Twitter tap dances around tweet takedown requests

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Twitter is becoming quite the tightrope artist with new technology that will help it better walk the thin line between supporting free speech and honoring takedown requests.

The information network has developed a system for withholding tweets from the streams of users in select countries, as opposed to deleting them altogether.

Twitter will now partially remove some tweets at the behest of governmental authorities in countries where individuals are not permitted to speak freely on all subject matters, the company said Thursday.

“Starting today, we give ourselves the ability to reactively withhold content from users in a specific country — while keeping it available in the rest of the world,” the company announced in a blog post.

The technology and ideology are meant to help Twitter navigate the complex waters of global expansion, the company explained. “We will enter countries that have different ideas about the contours of freedom of expression,” Twitter said, citing France and Germany as examples of countries that ban specific types of content (pro-Nazi content in this case).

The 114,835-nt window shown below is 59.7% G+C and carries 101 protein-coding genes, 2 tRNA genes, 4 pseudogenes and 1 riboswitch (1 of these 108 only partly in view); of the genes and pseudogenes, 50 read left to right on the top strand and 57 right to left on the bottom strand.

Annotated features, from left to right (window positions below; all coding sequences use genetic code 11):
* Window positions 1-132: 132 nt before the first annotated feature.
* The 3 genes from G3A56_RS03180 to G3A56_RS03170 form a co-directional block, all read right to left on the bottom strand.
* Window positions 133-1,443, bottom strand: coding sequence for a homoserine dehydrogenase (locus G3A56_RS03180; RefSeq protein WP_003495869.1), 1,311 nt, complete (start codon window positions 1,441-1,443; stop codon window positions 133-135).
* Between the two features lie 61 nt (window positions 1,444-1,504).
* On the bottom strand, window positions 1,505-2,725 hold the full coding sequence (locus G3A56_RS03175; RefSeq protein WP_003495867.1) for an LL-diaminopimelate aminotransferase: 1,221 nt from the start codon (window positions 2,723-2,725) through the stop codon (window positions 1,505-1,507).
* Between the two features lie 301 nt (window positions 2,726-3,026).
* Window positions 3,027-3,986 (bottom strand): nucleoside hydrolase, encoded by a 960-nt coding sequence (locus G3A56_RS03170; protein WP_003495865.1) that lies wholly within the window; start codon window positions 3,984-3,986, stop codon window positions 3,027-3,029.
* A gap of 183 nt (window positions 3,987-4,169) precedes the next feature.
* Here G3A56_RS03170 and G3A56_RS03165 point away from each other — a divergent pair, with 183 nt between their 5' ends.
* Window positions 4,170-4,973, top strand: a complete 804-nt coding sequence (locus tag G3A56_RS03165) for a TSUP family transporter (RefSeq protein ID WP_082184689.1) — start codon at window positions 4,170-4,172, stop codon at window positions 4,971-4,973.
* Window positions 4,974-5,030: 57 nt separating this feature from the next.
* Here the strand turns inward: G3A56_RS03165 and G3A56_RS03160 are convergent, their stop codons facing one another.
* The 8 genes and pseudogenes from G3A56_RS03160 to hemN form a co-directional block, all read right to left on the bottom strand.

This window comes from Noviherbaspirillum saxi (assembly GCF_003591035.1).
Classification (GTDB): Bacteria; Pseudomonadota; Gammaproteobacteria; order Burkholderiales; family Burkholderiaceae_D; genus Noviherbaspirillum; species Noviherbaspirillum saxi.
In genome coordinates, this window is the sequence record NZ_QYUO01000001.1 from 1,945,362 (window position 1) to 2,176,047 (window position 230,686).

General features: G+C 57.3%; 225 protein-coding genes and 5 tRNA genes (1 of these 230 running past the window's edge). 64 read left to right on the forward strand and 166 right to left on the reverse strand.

The weighty decision, however, in no way reflects a desire to broadly censor content at whim or a change in company policy, a Twitter spokesperson explained to VentureBeat. In fact, Twitter seems keen on keeping its most controversial tweets visible to as many people as possible.

“What’s new today is that we now have the ability, when we have to withhold a Tweet in a specific country, to keep that Tweet visible for the rest of the world,” the spokesperson said. “The key is that this is reactive only. It’s on a case-by-case basis, in response to a valid request from an authorized entity. And just to be clear, this is not a change in philosophy and there are still countries to which we will not go.”

Should you believe the company’s assertions (and we do), you can boil it all down to this: Twitter has craftily granted itself the ability to honor the requests it has to in order to remain operable in some countries and yet still simultaneously uphold its commitment to freedom of expression.

Twitter has also made a promise to be more forthcoming with members about any tweets it decides to withhold from them. The company has decided to make public a page with a record of cease and desist orders, and will attempt to let a user know when his or her tweet is withheld.

[Image via wharman/Flickr]


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